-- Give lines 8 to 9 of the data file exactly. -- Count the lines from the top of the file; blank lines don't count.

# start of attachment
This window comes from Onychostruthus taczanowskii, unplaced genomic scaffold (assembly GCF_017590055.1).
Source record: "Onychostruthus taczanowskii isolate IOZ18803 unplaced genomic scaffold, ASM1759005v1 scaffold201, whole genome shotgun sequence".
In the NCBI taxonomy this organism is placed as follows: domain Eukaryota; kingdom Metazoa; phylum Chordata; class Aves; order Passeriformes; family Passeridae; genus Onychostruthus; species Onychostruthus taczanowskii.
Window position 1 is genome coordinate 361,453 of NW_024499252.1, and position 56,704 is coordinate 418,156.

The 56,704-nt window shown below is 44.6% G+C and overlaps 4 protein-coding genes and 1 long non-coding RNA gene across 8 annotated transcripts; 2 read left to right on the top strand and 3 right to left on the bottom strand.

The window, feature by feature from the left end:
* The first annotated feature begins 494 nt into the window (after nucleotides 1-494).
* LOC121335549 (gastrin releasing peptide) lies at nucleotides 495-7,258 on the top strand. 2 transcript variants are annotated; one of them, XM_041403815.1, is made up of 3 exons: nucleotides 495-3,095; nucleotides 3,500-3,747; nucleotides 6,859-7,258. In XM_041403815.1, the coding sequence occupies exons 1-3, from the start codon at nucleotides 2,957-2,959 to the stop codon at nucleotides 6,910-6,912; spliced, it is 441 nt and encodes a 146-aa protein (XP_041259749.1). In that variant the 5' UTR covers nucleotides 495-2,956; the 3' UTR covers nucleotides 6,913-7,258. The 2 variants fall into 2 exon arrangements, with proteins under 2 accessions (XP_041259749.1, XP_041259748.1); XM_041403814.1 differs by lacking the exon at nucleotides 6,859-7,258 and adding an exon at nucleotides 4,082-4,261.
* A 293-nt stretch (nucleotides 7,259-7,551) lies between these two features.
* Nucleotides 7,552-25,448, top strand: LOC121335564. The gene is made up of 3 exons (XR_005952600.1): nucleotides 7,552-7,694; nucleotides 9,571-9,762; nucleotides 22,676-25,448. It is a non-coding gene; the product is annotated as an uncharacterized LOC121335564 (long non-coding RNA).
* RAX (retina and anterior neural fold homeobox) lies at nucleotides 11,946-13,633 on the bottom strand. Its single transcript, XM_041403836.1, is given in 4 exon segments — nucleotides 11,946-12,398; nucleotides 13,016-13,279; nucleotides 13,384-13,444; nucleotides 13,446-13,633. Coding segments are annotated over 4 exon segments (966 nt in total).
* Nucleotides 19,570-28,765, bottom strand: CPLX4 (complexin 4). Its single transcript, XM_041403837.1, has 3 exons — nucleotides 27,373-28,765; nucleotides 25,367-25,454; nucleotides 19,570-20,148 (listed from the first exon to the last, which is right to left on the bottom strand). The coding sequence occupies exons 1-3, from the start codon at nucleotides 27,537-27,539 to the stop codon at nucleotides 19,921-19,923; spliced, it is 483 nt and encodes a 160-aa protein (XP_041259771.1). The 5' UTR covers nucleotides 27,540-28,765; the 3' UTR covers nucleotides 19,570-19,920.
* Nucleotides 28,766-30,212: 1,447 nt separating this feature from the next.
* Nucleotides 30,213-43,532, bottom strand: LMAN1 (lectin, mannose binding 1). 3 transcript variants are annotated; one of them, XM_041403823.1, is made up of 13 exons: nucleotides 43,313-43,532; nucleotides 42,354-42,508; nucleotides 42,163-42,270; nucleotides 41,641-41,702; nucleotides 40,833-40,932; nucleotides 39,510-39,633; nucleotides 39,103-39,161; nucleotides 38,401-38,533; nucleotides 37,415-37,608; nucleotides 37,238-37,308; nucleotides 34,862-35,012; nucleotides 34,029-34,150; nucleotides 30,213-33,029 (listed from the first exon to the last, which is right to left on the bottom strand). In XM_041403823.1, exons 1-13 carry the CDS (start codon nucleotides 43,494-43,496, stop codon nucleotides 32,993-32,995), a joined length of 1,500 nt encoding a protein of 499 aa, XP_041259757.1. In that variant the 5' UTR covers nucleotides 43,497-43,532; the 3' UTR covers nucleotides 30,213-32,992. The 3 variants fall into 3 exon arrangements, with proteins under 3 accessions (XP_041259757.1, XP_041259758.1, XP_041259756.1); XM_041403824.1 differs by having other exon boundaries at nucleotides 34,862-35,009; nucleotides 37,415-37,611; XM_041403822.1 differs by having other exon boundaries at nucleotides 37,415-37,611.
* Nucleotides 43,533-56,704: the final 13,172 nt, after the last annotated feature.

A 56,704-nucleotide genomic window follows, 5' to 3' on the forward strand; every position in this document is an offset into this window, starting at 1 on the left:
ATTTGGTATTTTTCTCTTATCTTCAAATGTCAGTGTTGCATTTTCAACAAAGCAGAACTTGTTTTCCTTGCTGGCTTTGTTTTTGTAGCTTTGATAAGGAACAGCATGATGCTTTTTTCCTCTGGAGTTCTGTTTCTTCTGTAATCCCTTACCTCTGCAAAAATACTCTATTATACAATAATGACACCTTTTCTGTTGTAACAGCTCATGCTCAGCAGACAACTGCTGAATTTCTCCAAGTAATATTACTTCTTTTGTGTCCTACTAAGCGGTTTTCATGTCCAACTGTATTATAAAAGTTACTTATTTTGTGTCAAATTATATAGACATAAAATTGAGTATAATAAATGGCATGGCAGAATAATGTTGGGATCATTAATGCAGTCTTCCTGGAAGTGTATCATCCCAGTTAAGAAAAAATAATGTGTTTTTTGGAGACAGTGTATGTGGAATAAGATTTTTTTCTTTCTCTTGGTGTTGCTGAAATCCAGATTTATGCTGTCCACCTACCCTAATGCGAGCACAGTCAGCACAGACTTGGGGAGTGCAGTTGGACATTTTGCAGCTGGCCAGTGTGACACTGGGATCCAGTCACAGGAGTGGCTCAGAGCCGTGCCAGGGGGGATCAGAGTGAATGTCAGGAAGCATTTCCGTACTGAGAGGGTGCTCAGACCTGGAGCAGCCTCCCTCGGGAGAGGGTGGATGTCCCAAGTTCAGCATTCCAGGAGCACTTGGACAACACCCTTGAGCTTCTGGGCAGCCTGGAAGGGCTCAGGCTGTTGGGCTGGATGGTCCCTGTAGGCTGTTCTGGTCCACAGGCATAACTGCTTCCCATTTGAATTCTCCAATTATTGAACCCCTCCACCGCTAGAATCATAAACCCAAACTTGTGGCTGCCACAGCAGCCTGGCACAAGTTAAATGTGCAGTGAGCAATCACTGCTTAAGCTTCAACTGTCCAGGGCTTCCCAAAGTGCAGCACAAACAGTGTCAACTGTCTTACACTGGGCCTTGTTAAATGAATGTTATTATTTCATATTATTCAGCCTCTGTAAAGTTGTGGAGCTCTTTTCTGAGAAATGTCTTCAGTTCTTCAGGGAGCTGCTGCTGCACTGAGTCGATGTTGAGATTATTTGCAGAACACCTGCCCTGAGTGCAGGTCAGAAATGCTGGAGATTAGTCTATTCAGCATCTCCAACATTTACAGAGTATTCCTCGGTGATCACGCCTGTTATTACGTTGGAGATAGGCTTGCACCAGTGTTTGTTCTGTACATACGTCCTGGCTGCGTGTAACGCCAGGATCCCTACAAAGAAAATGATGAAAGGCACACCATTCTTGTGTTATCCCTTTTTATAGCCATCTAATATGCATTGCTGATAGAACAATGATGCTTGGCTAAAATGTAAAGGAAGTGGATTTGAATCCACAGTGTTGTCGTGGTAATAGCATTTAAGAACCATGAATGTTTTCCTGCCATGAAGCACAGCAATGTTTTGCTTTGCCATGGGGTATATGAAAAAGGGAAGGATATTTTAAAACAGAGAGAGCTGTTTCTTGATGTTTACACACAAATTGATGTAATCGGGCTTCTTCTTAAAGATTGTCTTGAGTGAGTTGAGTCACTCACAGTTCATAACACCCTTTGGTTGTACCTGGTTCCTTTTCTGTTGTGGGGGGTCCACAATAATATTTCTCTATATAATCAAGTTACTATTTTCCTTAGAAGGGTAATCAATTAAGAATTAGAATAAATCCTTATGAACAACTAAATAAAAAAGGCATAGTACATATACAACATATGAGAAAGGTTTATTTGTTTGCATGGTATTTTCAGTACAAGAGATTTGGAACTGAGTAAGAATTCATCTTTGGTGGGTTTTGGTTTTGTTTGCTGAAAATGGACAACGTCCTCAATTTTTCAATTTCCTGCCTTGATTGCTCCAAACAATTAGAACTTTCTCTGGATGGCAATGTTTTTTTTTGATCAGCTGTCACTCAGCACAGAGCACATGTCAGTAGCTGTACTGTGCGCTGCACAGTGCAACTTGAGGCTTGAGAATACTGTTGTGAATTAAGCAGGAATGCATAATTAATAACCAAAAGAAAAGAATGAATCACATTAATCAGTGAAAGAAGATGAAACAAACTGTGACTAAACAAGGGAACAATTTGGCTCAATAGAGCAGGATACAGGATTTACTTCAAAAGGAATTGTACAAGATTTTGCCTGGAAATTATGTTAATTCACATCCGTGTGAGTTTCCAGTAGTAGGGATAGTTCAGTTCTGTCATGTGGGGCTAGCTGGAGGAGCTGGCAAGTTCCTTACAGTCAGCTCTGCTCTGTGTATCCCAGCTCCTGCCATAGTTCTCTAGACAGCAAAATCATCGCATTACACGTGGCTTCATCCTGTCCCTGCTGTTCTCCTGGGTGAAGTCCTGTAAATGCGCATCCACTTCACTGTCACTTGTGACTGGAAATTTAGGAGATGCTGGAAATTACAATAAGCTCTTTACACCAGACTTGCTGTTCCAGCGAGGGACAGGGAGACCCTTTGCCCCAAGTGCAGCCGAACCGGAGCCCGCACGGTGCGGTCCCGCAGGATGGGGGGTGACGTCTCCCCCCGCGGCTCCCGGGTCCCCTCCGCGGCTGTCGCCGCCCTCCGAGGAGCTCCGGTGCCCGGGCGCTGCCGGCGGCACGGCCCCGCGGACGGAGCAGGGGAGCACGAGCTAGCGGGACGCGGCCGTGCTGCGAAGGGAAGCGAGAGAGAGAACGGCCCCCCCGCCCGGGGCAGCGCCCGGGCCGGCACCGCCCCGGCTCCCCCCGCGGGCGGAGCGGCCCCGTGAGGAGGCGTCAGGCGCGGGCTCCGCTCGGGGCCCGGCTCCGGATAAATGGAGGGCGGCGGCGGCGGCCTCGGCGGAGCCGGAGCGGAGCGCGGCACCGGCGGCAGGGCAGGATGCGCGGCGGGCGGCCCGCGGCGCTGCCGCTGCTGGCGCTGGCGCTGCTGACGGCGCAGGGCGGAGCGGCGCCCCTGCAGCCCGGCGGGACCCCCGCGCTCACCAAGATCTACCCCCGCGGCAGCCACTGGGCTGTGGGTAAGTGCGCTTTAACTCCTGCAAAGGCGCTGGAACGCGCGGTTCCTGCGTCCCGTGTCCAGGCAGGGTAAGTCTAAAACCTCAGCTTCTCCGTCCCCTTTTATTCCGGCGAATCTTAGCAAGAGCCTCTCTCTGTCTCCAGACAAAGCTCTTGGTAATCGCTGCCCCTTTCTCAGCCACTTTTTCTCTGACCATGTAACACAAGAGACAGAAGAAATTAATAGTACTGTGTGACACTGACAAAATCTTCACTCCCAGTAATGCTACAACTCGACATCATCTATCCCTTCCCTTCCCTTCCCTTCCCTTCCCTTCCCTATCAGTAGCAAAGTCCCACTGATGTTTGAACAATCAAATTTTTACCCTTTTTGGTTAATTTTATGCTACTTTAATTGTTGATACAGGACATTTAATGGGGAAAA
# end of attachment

* LOC121335549 (gastrin releasing peptide) lies at nucleotides 495-7,258 on the top strand. 2 transcript variants are annotated; one of them, XM_041403815.1, is made up of 3 exons: nucleotides 495-3,095; nucleotides 3,500-3,747; nucleotides 6,859-7,258. In XM_041403815.1, the coding sequence occupies exons 1-3, from the start codon at nucleotides 2,957-2,959 to the stop codon at nucleotides 6,910-6,912; spliced, it is 441 nt and encodes a 146-aa protein (XP_041259749.1). In that variant the 5' UTR covers nucleotides 495-2,956; the 3' UTR covers nucleotides 6,913-7,258. The 2 variants fall into 2 exon arrangements, with proteins under 2 accessions (XP_041259749.1, XP_041259748.1); XM_041403814.1 differs by lacking the exon at nucleotides 6,859-7,258 and adding an exon at nucleotides 4,082-4,261.
* A 293-nt stretch (nucleotides 7,259-7,551) lies between these two features.